Burma’s Hidden Dangers

At Mae Tao Clinic’s Prosthetic Department on the Thai-Burma border, the overwhelming majority of patients are land mine victims from Burma, human proof of the ongoing toll of more than six decades of armed conflict.

Two men and a woman sit silent watching their new legs taking shape at Mae Tao Clinic’s prosthetic department. The two men and one woman each had a leg blown off when they stood on a landmine in Karen State.

A noticeboard on the wall of the prosthetic department shows the names of 54 patients have visited since February – it states that 52 of them have lost limbs to land mines, including the two men and the woman.

Saw Daniel, 38, has been making prosthetic limbs at Mae Tao Clinic for seven years. Originally from Hpa-An, Burma, he moved to Thailand nine years ago.
“My colleague and I make around 250 or 300 prostheses a year… Accidents and congenital diseases are a small number of the cases but the vast majority are from landmines,” he shouts to be heard above the noise of electric saws, shapers and files.

“The feet are from Cambodia, the fiberglass thighs and knees are from Bangkok while the wooden joints are from Burma,” Saw Daniel says, “making prosthetic limbs gives me a deep satisfaction because I am building something that will help people,” he adds.

A report in 2012 by Karen Human Rights Group, entitled ‘Uncertain Ground: Land mines in Eastern Burma,’ noted, “Eastern Burma is one of the most landmine contaminated places in the world.”

According to figures in Landmine Monitor, an independent organisation that has been monitoring land mine usage internationally for 16 years, there were 3,349 landmine casualties in Burma from 1999 to 2012 – including 319 deaths.

Land mines are especially insidious due to the fact that they affect the whole family – not just the victim. Victims spoke of their regret at being unable to work and provide for their families as they once did.

“I have lost two of my friends and my husband to land mines” Moo Juaw, 48, says, sitting on a small wooden bench in the corner of the room. She is from Kergaw Village, Myawaddy Township, Burma. “At least nine people have lost limbs to land mines in our village, some married couples each have a leg missing.” Moo Juaw came to Mae Tao Clinic’s prosthetic department with two men from her village, all needing new limbs.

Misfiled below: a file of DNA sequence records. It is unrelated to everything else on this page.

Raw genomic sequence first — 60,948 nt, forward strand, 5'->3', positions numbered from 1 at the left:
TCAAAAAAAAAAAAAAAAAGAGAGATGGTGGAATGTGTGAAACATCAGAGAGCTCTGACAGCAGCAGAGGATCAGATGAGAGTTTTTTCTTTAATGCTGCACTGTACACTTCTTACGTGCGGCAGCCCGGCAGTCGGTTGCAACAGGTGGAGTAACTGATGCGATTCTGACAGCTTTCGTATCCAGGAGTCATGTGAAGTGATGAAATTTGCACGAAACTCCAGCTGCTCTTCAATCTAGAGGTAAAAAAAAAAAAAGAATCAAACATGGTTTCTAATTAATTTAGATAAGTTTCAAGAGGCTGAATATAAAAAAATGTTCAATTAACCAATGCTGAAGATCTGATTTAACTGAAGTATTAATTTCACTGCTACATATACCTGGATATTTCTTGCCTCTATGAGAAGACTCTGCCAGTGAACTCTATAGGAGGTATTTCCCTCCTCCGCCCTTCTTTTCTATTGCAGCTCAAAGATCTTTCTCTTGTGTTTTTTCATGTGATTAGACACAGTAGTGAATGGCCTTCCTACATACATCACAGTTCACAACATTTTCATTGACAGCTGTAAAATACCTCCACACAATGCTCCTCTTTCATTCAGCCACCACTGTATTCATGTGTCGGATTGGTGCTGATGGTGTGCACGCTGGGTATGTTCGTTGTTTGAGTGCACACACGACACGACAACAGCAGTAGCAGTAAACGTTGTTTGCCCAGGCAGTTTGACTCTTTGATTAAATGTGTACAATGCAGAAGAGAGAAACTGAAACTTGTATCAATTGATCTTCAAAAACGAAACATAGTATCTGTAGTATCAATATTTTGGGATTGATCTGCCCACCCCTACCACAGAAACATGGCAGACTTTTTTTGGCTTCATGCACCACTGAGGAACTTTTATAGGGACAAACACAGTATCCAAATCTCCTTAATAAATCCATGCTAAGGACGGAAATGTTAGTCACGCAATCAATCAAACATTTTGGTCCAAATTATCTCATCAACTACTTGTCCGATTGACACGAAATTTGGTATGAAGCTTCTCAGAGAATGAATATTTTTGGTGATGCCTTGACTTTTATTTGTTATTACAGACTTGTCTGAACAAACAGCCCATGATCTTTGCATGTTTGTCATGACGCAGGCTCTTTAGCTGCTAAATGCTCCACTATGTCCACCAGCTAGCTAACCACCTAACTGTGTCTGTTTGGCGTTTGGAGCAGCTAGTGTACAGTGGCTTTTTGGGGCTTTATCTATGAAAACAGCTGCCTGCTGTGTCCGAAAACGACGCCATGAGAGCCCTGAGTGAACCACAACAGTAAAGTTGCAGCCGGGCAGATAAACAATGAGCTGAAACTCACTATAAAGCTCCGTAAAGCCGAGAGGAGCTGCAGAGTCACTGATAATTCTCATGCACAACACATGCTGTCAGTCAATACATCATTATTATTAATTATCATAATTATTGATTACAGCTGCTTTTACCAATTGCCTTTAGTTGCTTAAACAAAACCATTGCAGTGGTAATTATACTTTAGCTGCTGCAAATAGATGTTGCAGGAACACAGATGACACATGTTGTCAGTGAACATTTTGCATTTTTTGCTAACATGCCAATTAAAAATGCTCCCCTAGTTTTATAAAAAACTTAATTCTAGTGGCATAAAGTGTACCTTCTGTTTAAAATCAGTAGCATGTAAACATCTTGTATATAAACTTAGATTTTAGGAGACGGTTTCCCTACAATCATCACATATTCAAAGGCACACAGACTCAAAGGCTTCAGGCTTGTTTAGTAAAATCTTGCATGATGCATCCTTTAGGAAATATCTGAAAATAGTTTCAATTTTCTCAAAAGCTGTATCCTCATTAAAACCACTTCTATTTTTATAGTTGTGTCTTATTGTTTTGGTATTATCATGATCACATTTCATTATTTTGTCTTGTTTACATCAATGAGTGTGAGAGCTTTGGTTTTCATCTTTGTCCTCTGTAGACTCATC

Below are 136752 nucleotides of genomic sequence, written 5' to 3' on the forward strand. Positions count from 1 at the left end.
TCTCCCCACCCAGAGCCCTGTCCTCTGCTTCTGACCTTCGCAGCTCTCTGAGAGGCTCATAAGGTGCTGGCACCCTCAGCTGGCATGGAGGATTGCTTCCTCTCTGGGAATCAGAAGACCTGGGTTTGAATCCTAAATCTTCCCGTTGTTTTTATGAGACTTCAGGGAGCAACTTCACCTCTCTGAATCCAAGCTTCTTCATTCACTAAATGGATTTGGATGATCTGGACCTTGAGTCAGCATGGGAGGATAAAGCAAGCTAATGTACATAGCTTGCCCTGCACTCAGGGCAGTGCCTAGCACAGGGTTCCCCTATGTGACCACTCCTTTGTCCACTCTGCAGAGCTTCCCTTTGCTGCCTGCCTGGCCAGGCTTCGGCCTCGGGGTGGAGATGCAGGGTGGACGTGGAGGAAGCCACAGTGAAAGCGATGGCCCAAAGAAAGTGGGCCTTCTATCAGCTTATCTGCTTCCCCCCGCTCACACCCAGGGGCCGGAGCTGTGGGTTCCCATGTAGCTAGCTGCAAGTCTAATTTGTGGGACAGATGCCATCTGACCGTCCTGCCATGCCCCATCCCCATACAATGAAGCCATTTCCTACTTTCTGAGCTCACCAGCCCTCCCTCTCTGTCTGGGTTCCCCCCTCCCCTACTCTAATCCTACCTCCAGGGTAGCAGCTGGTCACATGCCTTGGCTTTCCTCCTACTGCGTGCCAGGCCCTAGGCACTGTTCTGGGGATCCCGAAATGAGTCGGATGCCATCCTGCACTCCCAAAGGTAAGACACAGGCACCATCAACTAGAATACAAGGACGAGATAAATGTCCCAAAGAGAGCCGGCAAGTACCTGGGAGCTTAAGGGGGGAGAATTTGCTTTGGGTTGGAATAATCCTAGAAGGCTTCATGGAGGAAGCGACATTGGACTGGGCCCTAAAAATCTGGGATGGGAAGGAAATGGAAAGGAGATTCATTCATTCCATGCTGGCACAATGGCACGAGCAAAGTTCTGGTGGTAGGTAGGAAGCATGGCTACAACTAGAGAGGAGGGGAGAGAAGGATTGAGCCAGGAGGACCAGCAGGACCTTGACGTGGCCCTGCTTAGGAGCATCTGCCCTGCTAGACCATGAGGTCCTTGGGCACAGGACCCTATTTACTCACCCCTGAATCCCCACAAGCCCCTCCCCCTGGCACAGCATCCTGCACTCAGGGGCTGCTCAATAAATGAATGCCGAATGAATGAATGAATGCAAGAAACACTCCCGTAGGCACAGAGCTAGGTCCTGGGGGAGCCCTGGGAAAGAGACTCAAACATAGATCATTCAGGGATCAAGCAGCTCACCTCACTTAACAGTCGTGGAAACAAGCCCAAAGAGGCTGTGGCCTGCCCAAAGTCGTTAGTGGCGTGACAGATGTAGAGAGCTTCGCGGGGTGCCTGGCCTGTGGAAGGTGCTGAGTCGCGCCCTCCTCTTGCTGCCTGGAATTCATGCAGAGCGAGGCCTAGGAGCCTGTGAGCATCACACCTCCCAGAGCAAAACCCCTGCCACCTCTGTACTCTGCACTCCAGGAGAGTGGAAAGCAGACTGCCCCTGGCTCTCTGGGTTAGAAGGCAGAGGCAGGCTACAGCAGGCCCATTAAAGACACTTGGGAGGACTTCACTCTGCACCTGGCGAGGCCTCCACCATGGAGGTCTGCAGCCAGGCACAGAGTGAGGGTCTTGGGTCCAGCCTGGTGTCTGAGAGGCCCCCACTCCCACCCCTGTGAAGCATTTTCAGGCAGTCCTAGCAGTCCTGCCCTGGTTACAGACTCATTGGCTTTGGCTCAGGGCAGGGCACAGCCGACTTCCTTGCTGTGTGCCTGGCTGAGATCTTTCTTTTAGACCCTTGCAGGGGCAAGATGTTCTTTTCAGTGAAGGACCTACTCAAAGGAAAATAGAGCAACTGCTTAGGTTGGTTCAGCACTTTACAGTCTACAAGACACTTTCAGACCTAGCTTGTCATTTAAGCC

Moo Juaw stepped on a land mine in 2005 when she was leading cows back to the village. She said that life was difficult not only for her, but also for her family since she had lost her leg. “Now I work on a tobacco farm to earn a little money to survive, but I can’t work as a rice farmer anymore because my [prosthetic] leg gets stuck in the mud so my adult children work on the rice paddy,” unable to support herself, she lives with her youngest son and his wife.

Moo Juaw said that fear had gripped the village because of the land mines. “Even if you are scared you have to survive – you have to keep going so you can live your life.” Moo Juaw says.

One man at the prosthetics department spoke about being used as a human minesweeper for the Burma Army. “They [Burma Army] forced me and two other friends from our local area to walk in front as ‘guides’ through the land mine area.” He had stood on a land mine twice, once in the mid-1970s and again in 1997. “I cannot work as a farmer anymore because of the lost leg,” he said, “Life is very hard. You cannot do things quickly, you cannot work like other people.”

International and regional landmine monitoring organisations state that mines are still being planted in Burma.

As cited in the 2012 Landmine Monitor the United Nation’s Special Rapporteur, Tomás Ojea Quintana said he was disturbed by reports that armed groups and the Burma Army are still using landmines despite a ceasefire been in place. Mr Quintana as quoted in the landmine Monitor report requested the government to, “work with international organizations to develop a comprehensive plan to end the use of landmines and to address their legacy, including the systematic removal of mines and rehabilitation of victims.”

Villagers in Karen State want the government to remove landmines so they can go about their daily lives without fear.

Saw Tha Thway, 40, also from Kergaw, was out cutting bamboo when he stood on a land mine. “One of the worst things is that now my children need to help me – rather than the other way around. My children cannot go to school because they need to help me with the farm. My one dream is that my children would have good opportunities in life but its hard – now there are no opportunities for them.”

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